Immigration and refugee crisis means it’s time for the EU to step up

Josef Stalin allegedly once responded to warnings the Vatican wouldn’t like policy he was mulling over with the derisive snort, “The Pope! How many divisions has he got?”

The same question can be asked about the European Union. The EU, for all its solid institutional framework, its rowdy parliament and shiny buildings, has not a single soldier, airman, or ship. Instead of being able to take independent action, the EU must attempt to co-ordinate the foreign policy decisions of twenty-eight very different Member States. It’s not impossible, but it’s very, very hard.

But that’s no reason not to do it. Thousands of men, women and children have already died in the Mediterranean trying to cross from North Africa into Europe this year, and it’s not even May: it can be expected that this human tragedy will only get worse as we move into summer. It’s not as simple as saying they are trying to get to Italy, Greece or Malta. Rather, their goal is get to Europe. Quite simply, it is a European issue and it is the EU that must co-ordinate a response.

It’s a situation almost perfectly crafted for Brussels to drive policy forward. The countries of Southern Europe are clearly struggling to cope; the countries of Northern Europe must not be allowed to shrug their shoulders and glibly, wrongly, say it’s someone else’s problem – as they’ve previously been inclined to do. If a Europe-wide political organisation cannot chivvy its Member States into responding to the deaths of thousands of people in the seas off its coast, then you can legitimately begin to ask what even the point of this organisation is.

The cajoling, persuading and bullying will start at an emergency meeting of heads of government called for Thursday. This is a good first step by the relatively new President of the European Council, former Polish Prime Minister Donald Tusk, who has focused minds quickly. It is Member State governments who must give the lead, as only they have the resources to deal with the thousands trying to reach Europe. The gloom of the stuttering economy still hangs over Europe and many Member State governments – shamefully – believe that their populations will not tolerate money being spent on helping refugees, but such attitudes amongst men and women across the EU, even if they did exist, do not long survive images of the bodies of drowned children being hauled onto their coastline.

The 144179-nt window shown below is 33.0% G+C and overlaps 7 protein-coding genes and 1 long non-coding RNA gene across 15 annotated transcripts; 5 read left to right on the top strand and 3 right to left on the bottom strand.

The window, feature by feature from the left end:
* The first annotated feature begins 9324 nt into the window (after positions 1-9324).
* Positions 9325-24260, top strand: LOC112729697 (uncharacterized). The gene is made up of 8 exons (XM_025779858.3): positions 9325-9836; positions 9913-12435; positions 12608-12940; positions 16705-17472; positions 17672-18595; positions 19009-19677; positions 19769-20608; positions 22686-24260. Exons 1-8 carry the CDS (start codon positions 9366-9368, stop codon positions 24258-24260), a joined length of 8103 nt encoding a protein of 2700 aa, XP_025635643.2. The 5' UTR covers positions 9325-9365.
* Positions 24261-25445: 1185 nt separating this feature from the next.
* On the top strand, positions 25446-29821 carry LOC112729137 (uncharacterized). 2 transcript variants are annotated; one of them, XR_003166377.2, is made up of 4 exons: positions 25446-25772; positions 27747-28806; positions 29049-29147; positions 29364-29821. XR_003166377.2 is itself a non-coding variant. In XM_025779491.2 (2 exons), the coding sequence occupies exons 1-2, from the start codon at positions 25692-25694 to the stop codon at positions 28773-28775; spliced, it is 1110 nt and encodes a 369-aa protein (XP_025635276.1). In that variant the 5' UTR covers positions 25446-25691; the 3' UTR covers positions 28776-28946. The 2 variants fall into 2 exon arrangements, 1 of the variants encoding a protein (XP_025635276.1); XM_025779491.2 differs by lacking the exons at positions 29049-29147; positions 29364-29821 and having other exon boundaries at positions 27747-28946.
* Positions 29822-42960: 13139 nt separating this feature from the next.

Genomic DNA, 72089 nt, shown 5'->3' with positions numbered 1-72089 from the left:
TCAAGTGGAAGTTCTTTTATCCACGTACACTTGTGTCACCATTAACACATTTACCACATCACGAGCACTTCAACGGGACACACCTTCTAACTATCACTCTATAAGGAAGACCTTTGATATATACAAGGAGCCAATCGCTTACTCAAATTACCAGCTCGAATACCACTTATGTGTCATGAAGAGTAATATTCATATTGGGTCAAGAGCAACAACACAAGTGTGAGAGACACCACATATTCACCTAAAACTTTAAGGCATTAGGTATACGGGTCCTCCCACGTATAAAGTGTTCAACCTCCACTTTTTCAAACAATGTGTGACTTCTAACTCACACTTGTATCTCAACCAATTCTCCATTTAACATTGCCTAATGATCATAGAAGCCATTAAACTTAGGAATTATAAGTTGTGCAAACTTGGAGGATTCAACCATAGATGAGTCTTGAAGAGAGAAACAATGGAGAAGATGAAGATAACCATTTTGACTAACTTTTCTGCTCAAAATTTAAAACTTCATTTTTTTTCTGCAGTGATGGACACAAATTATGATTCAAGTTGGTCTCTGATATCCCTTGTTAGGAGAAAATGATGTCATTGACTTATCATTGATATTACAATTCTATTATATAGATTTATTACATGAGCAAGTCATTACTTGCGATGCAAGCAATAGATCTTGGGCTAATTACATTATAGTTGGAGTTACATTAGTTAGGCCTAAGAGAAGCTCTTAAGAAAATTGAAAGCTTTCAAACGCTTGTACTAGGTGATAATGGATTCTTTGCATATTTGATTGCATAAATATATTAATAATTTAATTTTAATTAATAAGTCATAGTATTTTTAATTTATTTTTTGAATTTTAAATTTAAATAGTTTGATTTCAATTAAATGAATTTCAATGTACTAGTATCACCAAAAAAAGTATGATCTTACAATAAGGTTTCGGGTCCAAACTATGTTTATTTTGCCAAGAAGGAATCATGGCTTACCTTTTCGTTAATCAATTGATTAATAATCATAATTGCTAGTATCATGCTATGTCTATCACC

So there is reasonable expectation that Mr Tusk will be able to push Member States into more funding for better co-ordinated action. Following this, it is also time for the Commission to step up. Much will be expected from the Commission’s new foreign policy chief (or High Representative of the Union for Foreign Affairs and Security Policy), Federica Mogherini, who has the virtue of being Italian. Like Mr Tusk she is also new to her job, but she does not have Mr Tusk’s previous European experience. In the short term, Ms Mogherini also needs to persuade, cajole and co-ordinate and it is a test of her abilities so early into her new role. In the longer term, it will be her job to design an EU policy that helps build the nations of North Africa into something resembling functioning states and so stop the flow of desperate refugees at source.

That all eyes will be on the EU to provide a lead seems a little unfair given the foreign policy constraints they operate under. Yet this is a chance for Mr Tusk, Ms Mogherini and their staffs to prove what the EU is for: not more or less EU, but about a better EU. And ultimately, it’s about stopping European authorities from having to repeatedly pull the corpses of men, women and children from their coastal waters. If the EU cannot help do this, then what’s the point of the EU?